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1st batch of Bistekville beneficiaries get houses

Written by  Arlie O. Calalo
Tuesday, 03 July 2012 00:00 [ ]

Acting Quezon City Mayor Joy Belmonte led the turnover of the first batch of housing units at Bistekville II, one of Mayor Herbert Bautista’s first two socialized in-city housing projects designed to address the problem of informal settlements in the city.

Some 47 informal settler families affected by demolition in Barangays Escopa and Obrero constitute the first batch of awardees to the housing community in Barangay Kaligayahan, Belmonte told reporters.

The other Bistekville project is built in Barangay Payatas, the city’s Public Affairs and Information Services Office said.

Belmonte said the city government came up with a holistic program to make the Bistekville II housing project a truly genuine and livable community.

Provision for water and electrical connections, livelihood projects and scholarship grants for the children of the city’s housing beneficiaries were made.

The acting mayor was assisted by secretary to the mayor and QC socialized housing task force head Tadeo Palma during the awarding ceremony.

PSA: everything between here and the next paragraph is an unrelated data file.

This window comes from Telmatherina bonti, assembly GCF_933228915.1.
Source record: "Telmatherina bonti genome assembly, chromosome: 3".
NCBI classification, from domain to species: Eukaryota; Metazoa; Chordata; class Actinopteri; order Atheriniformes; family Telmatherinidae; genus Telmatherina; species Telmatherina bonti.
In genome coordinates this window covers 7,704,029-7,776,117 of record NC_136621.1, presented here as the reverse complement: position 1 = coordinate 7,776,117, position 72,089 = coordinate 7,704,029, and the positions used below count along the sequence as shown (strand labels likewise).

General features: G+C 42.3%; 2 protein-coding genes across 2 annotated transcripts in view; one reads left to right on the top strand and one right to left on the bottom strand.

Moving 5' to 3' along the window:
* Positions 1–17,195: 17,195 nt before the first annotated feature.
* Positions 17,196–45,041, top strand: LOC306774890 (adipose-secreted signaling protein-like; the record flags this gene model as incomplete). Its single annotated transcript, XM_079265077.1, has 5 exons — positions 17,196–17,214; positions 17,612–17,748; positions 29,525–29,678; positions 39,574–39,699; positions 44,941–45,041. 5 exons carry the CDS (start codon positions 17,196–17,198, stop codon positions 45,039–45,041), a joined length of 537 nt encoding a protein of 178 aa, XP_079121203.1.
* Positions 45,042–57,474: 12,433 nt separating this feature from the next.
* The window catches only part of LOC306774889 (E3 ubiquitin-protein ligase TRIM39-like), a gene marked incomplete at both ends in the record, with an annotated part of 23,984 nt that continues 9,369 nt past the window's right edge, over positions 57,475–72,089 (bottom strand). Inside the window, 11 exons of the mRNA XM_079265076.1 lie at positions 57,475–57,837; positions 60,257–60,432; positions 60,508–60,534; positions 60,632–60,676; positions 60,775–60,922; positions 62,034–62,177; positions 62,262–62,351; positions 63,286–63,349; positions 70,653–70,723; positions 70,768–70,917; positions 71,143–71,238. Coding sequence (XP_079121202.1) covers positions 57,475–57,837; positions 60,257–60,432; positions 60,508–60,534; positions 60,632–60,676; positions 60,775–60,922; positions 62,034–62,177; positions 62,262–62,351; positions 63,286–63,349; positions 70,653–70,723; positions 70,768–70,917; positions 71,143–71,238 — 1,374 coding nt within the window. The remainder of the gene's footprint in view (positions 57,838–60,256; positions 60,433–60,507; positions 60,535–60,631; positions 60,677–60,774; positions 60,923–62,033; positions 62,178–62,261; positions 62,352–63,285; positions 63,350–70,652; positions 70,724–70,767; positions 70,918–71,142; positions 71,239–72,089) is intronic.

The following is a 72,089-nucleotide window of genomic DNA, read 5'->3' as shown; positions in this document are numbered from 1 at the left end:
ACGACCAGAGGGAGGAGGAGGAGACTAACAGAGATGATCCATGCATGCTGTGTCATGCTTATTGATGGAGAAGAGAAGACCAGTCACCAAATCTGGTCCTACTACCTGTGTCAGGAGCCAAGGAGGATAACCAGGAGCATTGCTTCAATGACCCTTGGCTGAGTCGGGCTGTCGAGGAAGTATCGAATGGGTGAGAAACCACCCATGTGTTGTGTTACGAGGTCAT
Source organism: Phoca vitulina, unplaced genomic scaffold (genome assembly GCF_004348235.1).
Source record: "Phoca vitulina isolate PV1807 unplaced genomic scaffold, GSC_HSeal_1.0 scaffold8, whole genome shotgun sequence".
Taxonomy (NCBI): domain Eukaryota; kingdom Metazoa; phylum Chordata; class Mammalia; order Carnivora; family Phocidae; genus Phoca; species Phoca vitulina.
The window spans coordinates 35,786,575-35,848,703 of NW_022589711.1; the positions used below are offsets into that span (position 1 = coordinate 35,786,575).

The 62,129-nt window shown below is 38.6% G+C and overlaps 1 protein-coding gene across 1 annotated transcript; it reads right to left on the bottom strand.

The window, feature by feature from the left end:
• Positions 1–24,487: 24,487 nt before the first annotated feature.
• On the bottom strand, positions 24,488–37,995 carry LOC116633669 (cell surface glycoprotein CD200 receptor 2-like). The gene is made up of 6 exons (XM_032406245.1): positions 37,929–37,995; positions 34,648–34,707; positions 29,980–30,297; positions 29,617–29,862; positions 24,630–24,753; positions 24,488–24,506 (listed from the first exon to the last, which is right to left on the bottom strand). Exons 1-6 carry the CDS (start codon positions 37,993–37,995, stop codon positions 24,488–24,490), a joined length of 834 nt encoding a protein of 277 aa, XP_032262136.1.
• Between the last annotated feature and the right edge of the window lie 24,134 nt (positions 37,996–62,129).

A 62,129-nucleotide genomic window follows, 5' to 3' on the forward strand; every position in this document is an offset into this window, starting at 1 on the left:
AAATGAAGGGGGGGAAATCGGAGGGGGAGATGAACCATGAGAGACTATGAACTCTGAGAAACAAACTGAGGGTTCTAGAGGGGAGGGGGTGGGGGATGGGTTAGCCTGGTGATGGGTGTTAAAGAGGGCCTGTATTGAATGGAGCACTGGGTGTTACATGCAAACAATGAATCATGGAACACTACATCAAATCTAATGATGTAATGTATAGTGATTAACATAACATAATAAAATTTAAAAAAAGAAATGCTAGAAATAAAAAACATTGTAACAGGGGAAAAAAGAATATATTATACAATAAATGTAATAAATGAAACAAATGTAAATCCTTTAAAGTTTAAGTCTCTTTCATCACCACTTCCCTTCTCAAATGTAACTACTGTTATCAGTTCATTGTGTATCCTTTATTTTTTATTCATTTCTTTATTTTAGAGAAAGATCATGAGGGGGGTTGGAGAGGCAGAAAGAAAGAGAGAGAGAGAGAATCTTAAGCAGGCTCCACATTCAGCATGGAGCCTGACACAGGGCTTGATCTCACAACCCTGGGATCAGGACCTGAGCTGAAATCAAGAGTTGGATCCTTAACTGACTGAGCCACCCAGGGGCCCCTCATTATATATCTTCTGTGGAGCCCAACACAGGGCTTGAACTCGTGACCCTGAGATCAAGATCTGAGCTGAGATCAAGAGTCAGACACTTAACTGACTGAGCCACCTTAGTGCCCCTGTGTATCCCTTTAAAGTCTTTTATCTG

Meanwhile, Palma said that expansion of the city’s pro-poor housing program was in the pipeline. To date, negotiations are underway for the development of Bistekville III in Barangay Escopa, Bistekville IV in Barangay Culiat and Bistekville V also in Barangay Payatas.

“Mayor Bautista indeed wants to fast-track the development of his socialized-housing projects that will provide decent resettlement areas for the city’s underprivileged residents,” Palma said.
Bistekville II offers affordable homes which could be paid at a monthly amortization of P2,600.
Each dwelling unit has a lot area measuring 28 square meters, including a loft structure.

Program beneficiaries may avail of the P400,000 housing loan package offered by Pag-IBIG Fund, which they will pay over a maximum period of 30 years depending on the age of the borrower.

Palma said the mayor had worked hard to provide more livable communities for informal settlers living in danger areas such as sidewalks, roadways, waterways, under transmission lines and on water pipelines.

Earlier, Vice President Jejomar Binay lauded the QC government for initiating public-private partnerships for building pro-poor housing communities in the city.

Ramon Asprer, QC urban poor affairs office chief, said there were about 10,731 informal settler families living in identified danger areas in the city.

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